Fighting Back Against the US Manufacturing Workforce Shortage: Specialized Programs and Nonprofits

Fighting Back Against the US Manufacturing Workforce Shortage: Specialized Programs and Nonprofits

Elizabeth Ruiz
Posted on 8/9/2023

The US is facing a manufacturing workforce shortage due to retirement, a focus on college instead of trades, lack of access, among other factors. What is being done to remedy this quickly growing problem? 

The National Association of Manufacturers has estimated that the manufacturing industry’s job gap will reach 2 million by 2023. This shows that there are not enough qualified workers and that there aren’t enough people willing to work in manufacturing industries. There is also an issue of people who are willing but are without access to gain the skills and knowledge they need to join the workforce. There are people with untapped skills, such as the Army Reserve. Across the country, specialized organizations, educational programs, and nonprofits are being formed to fight back against the manufacturing workforce shortage, addressing specific needs in different communities.

Manufacturing USA Network

Manufacturing USA consists of 16 institutes around the US covering industries including renewable energy, cybersecurity, and bioindustry. Its key initiatives are leadership in manufacturing technology, COVID-19 manufacturing recovery, future manufacturing supply chains, clean energy manufacturing, and manufacturing workforce development. 

Manufacturing USA is pushing back against the manufacturing workforce shortage by providing retraining programs to improve the skills of the current workforce; defining new careers arriving with advances in automation, robotics, AI, and data analytics; and getting future STEM talent interested in manufacturing. Each of the institutes is working with educational organizations and industry to encourage new interest in the field and improve the skills of the workforce we already have. Programs include everything from mid-career training to summer camps. 

Future48 Workforce Accelerators

Up to six of these programs will launch in Yuma and Kingman, two rural areas of Arizona. Arizona is quickly emerging as an epicenter of emerging tech. Between 2017-2021, the state saw a 12% increase in manufacturing employment. The goal is to make sure that people living in rural areas will have the access to benefit from the manufacturing and tech companies that are becoming established. As of now, two have been set up:

One program, expected to be operational in 2024, will expand the Wellton Manufacturing Training Center at Arizona Western College. It will offer training in electrical technology, solar installation, broadband fiber optics, and advanced manufacturing. 

The second program, planned for 2025, will be a collaboration between Kingman Airport and Industrial Park and Mohave Community College. The program will provide resources related to the region’s rapid growth in manufacturing, transportation, and mining. It will be the first Advanced Manufacturing Training Center in NW Arizona. 

Progressive Pipe, NUCOR Steel, the KAMMA organization, and Arizona Sommers Cooling and Heating are among the companies that will work with Future48.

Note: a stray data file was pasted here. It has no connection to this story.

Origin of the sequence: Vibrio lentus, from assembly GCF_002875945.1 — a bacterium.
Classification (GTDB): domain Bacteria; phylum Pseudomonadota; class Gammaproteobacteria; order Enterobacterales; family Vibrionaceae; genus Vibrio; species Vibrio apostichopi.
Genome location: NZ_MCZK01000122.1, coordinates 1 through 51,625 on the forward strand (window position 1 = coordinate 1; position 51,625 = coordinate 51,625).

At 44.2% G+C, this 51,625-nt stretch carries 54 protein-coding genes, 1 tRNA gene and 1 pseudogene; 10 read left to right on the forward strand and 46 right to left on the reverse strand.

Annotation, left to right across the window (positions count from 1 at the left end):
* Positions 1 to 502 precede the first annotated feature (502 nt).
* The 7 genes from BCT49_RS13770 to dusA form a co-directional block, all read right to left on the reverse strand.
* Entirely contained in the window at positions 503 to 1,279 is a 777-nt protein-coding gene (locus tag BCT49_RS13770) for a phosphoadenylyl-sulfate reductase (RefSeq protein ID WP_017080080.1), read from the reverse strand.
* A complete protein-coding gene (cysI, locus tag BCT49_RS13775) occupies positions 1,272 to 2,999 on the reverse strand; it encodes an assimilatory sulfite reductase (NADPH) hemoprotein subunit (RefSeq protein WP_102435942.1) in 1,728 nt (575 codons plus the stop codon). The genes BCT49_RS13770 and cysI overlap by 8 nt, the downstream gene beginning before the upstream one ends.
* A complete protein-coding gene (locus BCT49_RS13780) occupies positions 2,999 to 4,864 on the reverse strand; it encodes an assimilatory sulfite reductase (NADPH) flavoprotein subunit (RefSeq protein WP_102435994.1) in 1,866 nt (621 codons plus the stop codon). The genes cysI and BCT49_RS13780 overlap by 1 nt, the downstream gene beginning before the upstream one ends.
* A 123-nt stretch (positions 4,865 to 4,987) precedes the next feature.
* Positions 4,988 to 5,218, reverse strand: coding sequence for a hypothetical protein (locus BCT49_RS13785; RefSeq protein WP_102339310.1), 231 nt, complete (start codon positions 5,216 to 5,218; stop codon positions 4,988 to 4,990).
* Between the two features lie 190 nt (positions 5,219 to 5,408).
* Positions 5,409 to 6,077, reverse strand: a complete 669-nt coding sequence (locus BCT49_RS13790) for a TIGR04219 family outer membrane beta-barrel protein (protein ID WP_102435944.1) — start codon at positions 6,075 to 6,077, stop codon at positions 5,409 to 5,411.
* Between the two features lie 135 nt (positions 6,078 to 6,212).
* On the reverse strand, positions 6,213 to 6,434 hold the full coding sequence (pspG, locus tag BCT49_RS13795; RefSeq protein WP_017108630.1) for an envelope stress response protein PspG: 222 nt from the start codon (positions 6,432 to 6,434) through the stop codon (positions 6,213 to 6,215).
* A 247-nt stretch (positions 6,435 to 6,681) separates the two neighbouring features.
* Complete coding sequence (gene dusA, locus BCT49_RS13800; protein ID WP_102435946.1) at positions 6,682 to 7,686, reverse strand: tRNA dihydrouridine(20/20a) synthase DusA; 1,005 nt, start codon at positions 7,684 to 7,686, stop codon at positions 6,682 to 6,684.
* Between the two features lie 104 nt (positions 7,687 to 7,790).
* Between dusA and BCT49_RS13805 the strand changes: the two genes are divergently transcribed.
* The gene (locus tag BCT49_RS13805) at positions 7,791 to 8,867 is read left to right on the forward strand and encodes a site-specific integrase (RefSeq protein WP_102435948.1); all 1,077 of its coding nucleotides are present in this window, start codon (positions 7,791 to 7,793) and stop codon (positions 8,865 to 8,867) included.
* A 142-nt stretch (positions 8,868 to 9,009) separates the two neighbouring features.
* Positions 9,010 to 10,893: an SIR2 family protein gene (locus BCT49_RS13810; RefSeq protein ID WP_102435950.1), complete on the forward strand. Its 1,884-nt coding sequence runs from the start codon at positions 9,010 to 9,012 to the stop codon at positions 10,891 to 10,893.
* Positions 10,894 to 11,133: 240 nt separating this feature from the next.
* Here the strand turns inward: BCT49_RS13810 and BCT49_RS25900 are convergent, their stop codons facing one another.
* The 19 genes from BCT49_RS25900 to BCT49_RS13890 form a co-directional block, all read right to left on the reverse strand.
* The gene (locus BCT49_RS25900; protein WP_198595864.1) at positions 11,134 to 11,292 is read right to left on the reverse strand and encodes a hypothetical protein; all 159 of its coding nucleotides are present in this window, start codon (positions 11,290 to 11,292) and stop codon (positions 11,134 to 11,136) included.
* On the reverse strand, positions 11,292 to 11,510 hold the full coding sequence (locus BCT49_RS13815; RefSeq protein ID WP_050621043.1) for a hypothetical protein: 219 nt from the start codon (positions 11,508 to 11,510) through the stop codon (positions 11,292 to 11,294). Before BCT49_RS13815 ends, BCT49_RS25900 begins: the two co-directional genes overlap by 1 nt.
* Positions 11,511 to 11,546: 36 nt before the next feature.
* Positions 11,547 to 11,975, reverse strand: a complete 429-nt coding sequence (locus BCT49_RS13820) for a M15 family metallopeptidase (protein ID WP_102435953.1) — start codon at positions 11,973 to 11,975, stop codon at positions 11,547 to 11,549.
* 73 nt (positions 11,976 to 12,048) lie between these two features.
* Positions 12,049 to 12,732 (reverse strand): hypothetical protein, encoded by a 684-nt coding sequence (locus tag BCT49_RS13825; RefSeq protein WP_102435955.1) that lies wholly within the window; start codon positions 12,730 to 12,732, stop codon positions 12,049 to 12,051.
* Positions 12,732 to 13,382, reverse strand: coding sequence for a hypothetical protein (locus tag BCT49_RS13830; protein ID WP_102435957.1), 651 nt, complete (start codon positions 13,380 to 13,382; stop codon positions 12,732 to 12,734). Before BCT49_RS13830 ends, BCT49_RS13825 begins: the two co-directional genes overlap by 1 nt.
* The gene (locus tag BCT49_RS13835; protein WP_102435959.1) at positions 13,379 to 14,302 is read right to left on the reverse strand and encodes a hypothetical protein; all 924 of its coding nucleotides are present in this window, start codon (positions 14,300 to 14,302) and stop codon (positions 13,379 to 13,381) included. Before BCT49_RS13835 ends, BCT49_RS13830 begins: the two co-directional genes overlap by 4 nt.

Nonprofit Efforts in the Manufacturing Workforce Shortage

Access to Manufacturing Careers

Since its inception in 2020, this 3-week training program in Cleveland, OH has 113 graduates who have gotten jobs in manufacturing. The trainees earn $14/hour as they learn the fundamentals of the manufacturing industry. It is part of a larger organization called Towards Employment which focuses on helping people with lower income and prior criminal justice system involvement enter manufacturing, healthcare, and other in-demand career paths. 

Jane Addams Resource Corporation (JARC)

Having opened in 2017, this program has placed 274 people in manufacturing jobs. Focusing on long-term outcomes, support services such as job coaches and emergency crash assistance are offered to trainees before and after they find work. This organization started in Chicago, IL and has expanded to Maryland and Rhode Island

Northland Workforce Training Center

Located in Buffalo, NY, this training center boasts almost 900 students that have earned certificates or associate degrees in manufacturing and energy. Students enjoy access to a support team including an admissions and financial aid coordinator, a job coach, and a placement specialist. Housing and medical assistance is also available. 

Wisconsin Regional Training Partnership

This organization focuses on helping traditionally underrepresented groups (particularly women and people of color) to access the education, training, and skills they need to start a career path in emerging industries in the region, such as manufacturing and construction. They have helped hundreds of people enter the workforce and earn living wages.


In the face of an imminent US manufacturing workforce shortage, a comprehensive array of solutions is emerging to tackle this critical challenge. From Manufacturing USA Network’s multi-pronged approach to retraining and cultivating STEM interest, to Future48 Workforce Accelerators’ drive for rural accessibility, the manufacturing sector is witnessing a transformation. Regional nonprofits underscore the importance of inclusivity and sustained support in reshaping the industry. Programs like this are working to gather to show future maintenance professionals that a career in manufacturing is a desirable one. Together, these efforts signify a united push to bridge the workforce gap, ensuring a resilient and diverse future for US manufacturing.

Sources (not linked in article):

AP News Arizona Workforce Accelerator

AP News Manufacturing Job Gap

(Some information provided to AP news by the Chronicle of Philanthropy)

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